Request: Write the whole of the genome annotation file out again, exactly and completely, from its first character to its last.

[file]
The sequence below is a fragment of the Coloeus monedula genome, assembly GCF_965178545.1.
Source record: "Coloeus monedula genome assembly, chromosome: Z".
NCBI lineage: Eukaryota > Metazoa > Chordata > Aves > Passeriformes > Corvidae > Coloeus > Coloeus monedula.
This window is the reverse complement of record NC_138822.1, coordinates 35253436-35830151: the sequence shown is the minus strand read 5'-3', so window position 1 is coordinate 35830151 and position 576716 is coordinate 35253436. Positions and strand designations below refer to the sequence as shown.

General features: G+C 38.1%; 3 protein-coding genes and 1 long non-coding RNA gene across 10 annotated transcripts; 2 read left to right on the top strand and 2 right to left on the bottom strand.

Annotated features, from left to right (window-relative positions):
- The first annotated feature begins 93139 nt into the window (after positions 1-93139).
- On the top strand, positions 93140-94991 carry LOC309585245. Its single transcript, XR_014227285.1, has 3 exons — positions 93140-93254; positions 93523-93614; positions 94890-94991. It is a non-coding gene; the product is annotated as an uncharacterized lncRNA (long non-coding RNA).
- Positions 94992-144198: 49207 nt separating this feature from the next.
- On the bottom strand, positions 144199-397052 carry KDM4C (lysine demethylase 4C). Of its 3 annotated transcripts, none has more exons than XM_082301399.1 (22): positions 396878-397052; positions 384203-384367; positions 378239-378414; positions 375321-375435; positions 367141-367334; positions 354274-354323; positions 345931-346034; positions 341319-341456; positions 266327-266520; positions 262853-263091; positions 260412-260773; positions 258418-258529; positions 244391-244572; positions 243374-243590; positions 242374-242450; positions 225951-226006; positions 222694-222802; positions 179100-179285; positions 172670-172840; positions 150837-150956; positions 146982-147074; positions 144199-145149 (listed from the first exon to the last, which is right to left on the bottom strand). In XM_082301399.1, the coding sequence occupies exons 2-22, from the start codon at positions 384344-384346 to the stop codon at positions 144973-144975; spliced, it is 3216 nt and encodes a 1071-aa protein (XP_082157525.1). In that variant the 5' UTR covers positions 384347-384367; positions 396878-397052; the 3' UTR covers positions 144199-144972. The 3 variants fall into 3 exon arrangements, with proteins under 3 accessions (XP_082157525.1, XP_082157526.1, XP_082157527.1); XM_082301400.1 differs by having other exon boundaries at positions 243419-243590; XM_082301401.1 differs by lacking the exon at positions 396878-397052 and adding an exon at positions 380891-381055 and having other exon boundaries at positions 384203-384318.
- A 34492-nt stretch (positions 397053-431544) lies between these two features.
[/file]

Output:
The sequence below is a fragment of the Coloeus monedula genome, assembly GCF_965178545.1.
Source record: "Coloeus monedula genome assembly, chromosome: Z".
NCBI lineage: Eukaryota > Metazoa > Chordata > Aves > Passeriformes > Corvidae > Coloeus > Coloeus monedula.
This window is the reverse complement of record NC_138822.1, coordinates 35253436-35830151: the sequence shown is the minus strand read 5'-3', so window position 1 is coordinate 35830151 and position 576716 is coordinate 35253436. Positions and strand designations below refer to the sequence as shown.

General features: G+C 38.1%; 3 protein-coding genes and 1 long non-coding RNA gene across 10 annotated transcripts; 2 read left to right on the top strand and 2 right to left on the bottom strand.

Annotated features, from left to right (window-relative positions):
- The first annotated feature begins 93139 nt into the window (after positions 1-93139).
- On the top strand, positions 93140-94991 carry LOC309585245. Its single transcript, XR_014227285.1, has 3 exons — positions 93140-93254; positions 93523-93614; positions 94890-94991. It is a non-coding gene; the product is annotated as an uncharacterized lncRNA (long non-coding RNA).
- Positions 94992-144198: 49207 nt separating this feature from the next.
- On the bottom strand, positions 144199-397052 carry KDM4C (lysine demethylase 4C). Of its 3 annotated transcripts, none has more exons than XM_082301399.1 (22): positions 396878-397052; positions 384203-384367; positions 378239-378414; positions 375321-375435; positions 367141-367334; positions 354274-354323; positions 345931-346034; positions 341319-341456; positions 266327-266520; positions 262853-263091; positions 260412-260773; positions 258418-258529; positions 244391-244572; positions 243374-243590; positions 242374-242450; positions 225951-226006; positions 222694-222802; positions 179100-179285; positions 172670-172840; positions 150837-150956; positions 146982-147074; positions 144199-145149 (listed from the first exon to the last, which is right to left on the bottom strand). In XM_082301399.1, the coding sequence occupies exons 2-22, from the start codon at positions 384344-384346 to the stop codon at positions 144973-144975; spliced, it is 3216 nt and encodes a 1071-aa protein (XP_082157525.1). In that variant the 5' UTR covers positions 384347-384367; positions 396878-397052; the 3' UTR covers positions 144199-144972. The 3 variants fall into 3 exon arrangements, with proteins under 3 accessions (XP_082157525.1, XP_082157526.1, XP_082157527.1); XM_082301400.1 differs by having other exon boundaries at positions 243419-243590; XM_082301401.1 differs by lacking the exon at positions 396878-397052 and adding an exon at positions 380891-381055 and having other exon boundaries at positions 384203-384318.
- A 34492-nt stretch (positions 397053-431544) lies between these two features.